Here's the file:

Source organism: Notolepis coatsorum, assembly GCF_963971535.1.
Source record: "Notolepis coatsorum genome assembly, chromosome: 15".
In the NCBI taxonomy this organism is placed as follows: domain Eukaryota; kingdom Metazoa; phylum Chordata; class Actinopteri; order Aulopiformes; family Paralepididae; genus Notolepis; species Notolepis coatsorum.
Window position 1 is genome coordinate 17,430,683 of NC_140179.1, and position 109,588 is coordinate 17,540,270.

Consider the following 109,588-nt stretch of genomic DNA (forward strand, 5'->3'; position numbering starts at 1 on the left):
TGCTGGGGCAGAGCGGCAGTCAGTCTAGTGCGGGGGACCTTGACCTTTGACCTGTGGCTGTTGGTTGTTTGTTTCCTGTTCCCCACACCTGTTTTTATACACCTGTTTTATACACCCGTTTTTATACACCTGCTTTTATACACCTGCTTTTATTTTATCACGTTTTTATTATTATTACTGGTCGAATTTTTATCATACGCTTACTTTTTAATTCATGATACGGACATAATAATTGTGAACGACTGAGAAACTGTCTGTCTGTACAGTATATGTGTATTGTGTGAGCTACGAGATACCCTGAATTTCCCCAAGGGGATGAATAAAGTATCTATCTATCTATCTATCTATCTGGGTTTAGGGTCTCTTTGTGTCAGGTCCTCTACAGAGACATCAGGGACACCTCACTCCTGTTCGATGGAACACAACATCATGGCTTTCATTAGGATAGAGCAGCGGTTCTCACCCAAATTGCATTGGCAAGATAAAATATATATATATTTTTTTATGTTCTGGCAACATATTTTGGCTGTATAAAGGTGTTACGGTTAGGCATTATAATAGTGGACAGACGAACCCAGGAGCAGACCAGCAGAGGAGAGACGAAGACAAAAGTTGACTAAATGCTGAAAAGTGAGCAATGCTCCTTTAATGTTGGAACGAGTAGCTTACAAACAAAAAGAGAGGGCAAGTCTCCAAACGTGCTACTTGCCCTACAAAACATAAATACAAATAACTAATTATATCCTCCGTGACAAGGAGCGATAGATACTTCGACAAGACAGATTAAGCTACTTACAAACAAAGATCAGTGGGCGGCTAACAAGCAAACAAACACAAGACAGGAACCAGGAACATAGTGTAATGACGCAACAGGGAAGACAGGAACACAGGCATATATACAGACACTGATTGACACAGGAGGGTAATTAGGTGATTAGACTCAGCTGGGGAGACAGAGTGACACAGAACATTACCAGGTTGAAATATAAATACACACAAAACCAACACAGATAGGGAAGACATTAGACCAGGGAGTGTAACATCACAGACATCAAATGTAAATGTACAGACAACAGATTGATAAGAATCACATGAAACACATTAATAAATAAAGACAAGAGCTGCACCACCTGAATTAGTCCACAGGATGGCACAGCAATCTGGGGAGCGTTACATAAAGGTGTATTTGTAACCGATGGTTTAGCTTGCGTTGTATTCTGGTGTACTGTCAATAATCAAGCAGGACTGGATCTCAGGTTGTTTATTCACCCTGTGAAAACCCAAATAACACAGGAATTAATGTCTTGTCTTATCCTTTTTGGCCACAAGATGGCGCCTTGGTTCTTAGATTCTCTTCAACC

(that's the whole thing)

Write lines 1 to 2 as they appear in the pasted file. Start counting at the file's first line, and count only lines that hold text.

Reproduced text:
Source organism: Notolepis coatsorum, assembly GCF_963971535.1.
Source record: "Notolepis coatsorum genome assembly, chromosome: 15".